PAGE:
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ISSUE BRIEF : Key Ingredients for Successful Trauma -Informed Care Implementati on 4 communication strategi es are just beginning to emerge , and e ach organization will need to take its size and structu re into account when developing ways to discuss trauma -informed care. A successful transformation will likely require sig nificant investments Š to continuously train staff, hire consultants, and mak e physical modifications to the facility Š and senior lead ers are typically responsible for identifying the re sources needed to do so , often through outside funding . At the same time, leadership must also consider how designat ing time for staff training , rather than billable clinical activities , could influence the financial health of the organization. Engaging Patients in Organizational Planning When a health care organization commits to becoming trauma -informed, a stakeholder committee , including individuals who have experienced trauma, should be organized to oversee the process . These individuals can provide valuable first -hand perspectives to inform organizational changes by serving alongside staff, patient advisory boards, and boards of trustees. Health care organizations should consider compensating patien ts and community members for their time as they would with other highly valued consultants . Training Clinical as well as Non -Clinical Staff Providing trauma training is critical for not only clinical , but also for non -clinical employees. Providers should be well -versed in how to create a trusting, non -threatening environment while interacting with patients and staff. Likewise, n on-clinical staff , who often interact with patients before and more frequently than clinical staff , play an important role in trauma -informed settings . Personnel such as front -desk workers, security gua rds , and drivers have often overlooked role s in patient engagement and in setting the tone of the environment. For example, greeti ng people in a welcoming manner when they first walk into the building may help foster feelings of s afety and acceptance, init iate positive relationship s, and increase the likelihood that they will engage in treatment and return for future appointments . Creating a Safe Environment Feeling physically , socially, or emotionally unsafe may cause extreme anxiety in a person who ha s experienced trauma , potentially causing re -traumatization . Therefore, c reating a safe environment is fund amental to successfully engaging patients in their care. Examples of creating a safe environment include: Physical Environment Keeping parking lots, common areas, bathrooms, entrances , and exits well lit; Ensuring that people are not allowed to smoke, loiter, or congregate outside entrance s and exit s; Monitoring who is coming in and out of the building; Positioning security personnel inside and outsid e of the building; Keeping noise levels in waiting rooms low ; Using welcoming language on all signage; and Making sure patients have clear access to the door in exam rooms and can easily exit if desired. The San Francisco Department of Public Health™s Training Model for a Trauma -Informed Workforce The San Francisco Department of Public Health (SFDPH) is using an innovative approach to respond to the impact of trauma . Its Trauma -Informed Systems Initiative aims to develop and sustain organizational and workforce change by training its entire workforce . Using the principles of implementation science ,9 SFDPH is seeking to create an organizational structure that support s its commitment to becoming trauma -informed. It will designate specific staff to lead trauma -informed training, spark collaboration across systems, and engage in continual evaluation.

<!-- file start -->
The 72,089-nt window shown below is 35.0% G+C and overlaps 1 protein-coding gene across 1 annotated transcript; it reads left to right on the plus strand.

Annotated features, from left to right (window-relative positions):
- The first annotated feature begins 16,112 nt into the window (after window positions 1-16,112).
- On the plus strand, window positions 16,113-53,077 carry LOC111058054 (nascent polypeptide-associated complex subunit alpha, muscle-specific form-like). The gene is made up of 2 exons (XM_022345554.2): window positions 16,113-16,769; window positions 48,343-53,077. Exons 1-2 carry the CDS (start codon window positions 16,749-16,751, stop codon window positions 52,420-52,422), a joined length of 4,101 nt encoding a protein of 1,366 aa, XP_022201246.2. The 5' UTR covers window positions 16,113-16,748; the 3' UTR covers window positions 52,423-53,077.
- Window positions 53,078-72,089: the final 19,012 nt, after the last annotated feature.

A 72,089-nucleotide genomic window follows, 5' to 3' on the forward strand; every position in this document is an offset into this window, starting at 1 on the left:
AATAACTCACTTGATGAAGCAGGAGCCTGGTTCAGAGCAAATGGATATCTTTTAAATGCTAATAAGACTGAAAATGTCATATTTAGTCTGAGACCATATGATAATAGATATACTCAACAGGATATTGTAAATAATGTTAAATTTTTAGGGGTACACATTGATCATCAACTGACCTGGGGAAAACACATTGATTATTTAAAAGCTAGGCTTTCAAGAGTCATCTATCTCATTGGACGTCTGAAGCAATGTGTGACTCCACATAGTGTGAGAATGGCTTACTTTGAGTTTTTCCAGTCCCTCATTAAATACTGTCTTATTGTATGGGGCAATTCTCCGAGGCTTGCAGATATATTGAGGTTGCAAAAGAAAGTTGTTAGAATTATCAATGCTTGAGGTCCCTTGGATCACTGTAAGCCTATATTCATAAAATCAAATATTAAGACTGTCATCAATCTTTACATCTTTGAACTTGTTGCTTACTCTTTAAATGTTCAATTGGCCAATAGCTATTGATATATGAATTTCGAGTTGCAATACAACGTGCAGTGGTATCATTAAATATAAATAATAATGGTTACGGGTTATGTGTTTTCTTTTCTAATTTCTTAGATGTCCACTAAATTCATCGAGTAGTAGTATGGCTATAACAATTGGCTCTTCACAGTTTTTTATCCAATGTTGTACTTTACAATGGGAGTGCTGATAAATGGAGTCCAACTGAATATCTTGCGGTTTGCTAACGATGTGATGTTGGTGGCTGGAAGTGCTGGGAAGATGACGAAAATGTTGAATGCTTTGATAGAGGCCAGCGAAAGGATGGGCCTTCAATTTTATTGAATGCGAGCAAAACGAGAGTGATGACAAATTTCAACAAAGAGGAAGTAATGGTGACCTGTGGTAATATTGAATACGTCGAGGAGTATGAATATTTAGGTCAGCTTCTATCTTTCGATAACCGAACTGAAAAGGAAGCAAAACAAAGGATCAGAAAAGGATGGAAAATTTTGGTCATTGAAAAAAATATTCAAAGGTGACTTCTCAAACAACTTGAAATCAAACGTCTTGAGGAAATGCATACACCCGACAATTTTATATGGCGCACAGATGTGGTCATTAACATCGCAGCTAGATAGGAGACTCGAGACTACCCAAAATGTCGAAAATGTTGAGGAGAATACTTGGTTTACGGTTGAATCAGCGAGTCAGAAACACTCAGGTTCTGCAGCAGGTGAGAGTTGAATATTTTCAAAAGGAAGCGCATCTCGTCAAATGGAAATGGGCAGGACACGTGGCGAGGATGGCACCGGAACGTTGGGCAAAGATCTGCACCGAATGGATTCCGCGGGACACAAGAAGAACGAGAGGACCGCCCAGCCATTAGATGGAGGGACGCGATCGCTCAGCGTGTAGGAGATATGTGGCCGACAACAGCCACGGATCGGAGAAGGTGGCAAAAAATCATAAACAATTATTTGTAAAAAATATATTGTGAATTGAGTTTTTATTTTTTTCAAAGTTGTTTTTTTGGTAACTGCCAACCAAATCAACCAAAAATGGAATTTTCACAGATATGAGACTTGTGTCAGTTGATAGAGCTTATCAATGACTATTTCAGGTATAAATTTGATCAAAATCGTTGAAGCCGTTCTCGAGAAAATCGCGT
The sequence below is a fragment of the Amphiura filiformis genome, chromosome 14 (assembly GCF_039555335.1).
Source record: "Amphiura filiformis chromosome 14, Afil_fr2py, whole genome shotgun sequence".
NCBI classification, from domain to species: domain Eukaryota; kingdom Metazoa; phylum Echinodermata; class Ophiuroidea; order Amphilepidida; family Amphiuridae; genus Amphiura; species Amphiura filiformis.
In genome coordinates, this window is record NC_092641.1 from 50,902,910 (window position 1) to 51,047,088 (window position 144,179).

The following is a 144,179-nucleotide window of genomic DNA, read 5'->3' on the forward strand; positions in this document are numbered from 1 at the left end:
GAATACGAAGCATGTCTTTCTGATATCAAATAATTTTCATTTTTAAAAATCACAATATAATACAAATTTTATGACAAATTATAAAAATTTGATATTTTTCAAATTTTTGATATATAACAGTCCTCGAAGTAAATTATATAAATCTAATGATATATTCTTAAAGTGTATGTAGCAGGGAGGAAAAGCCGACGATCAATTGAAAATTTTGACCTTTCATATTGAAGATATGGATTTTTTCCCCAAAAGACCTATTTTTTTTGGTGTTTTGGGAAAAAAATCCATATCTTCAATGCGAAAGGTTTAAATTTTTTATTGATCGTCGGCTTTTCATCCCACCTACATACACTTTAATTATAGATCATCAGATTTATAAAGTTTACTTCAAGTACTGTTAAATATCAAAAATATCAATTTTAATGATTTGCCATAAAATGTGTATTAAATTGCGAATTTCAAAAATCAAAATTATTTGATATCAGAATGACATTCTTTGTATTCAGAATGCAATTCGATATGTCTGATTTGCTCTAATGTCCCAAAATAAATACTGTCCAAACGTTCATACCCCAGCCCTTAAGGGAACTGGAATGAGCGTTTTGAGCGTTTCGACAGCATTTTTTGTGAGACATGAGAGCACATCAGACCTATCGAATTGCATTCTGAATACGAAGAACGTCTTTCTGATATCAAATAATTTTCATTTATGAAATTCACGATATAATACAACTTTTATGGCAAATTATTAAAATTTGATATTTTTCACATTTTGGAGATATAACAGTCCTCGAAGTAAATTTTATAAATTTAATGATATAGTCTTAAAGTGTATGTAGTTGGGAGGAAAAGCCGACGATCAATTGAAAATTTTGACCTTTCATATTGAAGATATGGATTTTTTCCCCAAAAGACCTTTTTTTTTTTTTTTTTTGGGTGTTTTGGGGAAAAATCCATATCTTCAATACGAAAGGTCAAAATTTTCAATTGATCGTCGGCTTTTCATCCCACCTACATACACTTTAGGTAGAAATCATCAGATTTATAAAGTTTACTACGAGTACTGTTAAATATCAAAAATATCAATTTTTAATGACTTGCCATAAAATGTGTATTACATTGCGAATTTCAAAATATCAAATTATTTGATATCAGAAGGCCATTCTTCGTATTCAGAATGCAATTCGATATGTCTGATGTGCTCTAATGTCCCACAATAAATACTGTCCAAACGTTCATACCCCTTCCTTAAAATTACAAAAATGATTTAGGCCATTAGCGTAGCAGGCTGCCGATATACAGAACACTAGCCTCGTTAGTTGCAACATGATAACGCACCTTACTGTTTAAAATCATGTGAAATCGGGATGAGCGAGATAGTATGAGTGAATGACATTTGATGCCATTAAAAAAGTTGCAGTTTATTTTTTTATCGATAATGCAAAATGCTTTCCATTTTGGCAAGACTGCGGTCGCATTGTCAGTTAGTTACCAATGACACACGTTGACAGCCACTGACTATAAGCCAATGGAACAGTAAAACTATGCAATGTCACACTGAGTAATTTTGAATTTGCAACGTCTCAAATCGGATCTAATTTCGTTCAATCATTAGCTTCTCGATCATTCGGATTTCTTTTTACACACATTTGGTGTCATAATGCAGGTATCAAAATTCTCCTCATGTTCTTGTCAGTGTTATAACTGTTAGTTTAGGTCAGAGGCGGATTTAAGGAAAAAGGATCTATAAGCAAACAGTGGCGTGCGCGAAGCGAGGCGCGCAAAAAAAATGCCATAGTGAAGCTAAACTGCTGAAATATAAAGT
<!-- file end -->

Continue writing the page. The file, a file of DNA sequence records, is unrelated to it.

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ISSUE BRIEF : Key Ingredients for Successful Trauma -Informed Care Implementati on 5 fl fi Social -Emotional Environment Welcoming patients and ensuring that they feel respected and supported; Ensuring staff maintain healthy interpersonal boundaries and can manage conflict appropriately; Keeping consistent schedules and procedures ; Offering sufficient notice and preparation when changes are necessary ; Maintaining communication that is consistent , open, respectful, and compassionate; and Being aware of how an individual™s culture affects how they perceive trauma, safety, and privacy . Preventing Secondary Traumatic Stress in Staff Working with patients who have experienced trauma put s both clinical and non -clinical staff at risk of secondary traumatic stress . Defined as the fiemotional duress that results when an individual hears about the firsthand trauma experiences of another ,fl10 secondary traumatic stress can lead to chronic fatigue , distur bing thoughts , poor concentration , emotional detachment and exhaustion , avoidance , absenteeism , and physical illness . Clinicians and other front -line staff experiencing these symptoms may struggle to provide high -quality care to patients and may experience burnout, leading to staff turnover Š which can create a negative feedback loop that intensifies similar feelings in remaining employees . Many in the fihelping professionsfl may have their own personal trauma histories, which may be exacerbated by working with others who have experienced trauma. Non -clinical staff may also have trauma histories , which can especially be true when the care facility is located in a community that ex perience s high rates of adversity and trauma (e.g., poverty, violence, discrimination ) because non -clinical staff often live in the neighborhood . Preventing secondary traumatic stress can increase staff morale , allow staff to function optimally , and reduc e the expense of frequently hiring and training new employees. Strategies to prevent secondary traumatic stress in staff include: Providing t rainings that raise awareness of secondary traumatic stress; Offering opportunities for staff to explore their own trauma histories; Supporting r eflective supervision, in which a service provider and supervisor meet regularly to address feelings regarding patient interactions; Encouraging and incentivizing physical activity, yoga, and meditation; and Allowing fimental h ealth days fl for staff. Hiring a Trauma -Informed Workforce Hiring staff suited for trauma -informed work Š based on factors including previous experience with relevant patient populations , training, and personality Š is essential for employing a trauma -informed approach. Although medical, nursing, social work, and public health school curricula generally do not incorporate training in trauma -informed principles , organizations can begin by hiring staff with personality characteristics well suite d for trauma -informed work . Hiring managers can use behavioral interviewing ,11 a technique that relies on candidates™ past behavior as a predictor A non -trauma -informed system punishes and blame s your adult actions and asks, ‚what™s wrong with you?™ A trauma -informed provider will hold you accountable for your adult actions, but give you space and time to process ‚what happened to you ?™ without adding guilt and more trauma . Patient at Stephen and Sandra Sheller 11th Street Family Health Services of Drexel University, Philadelphia, PA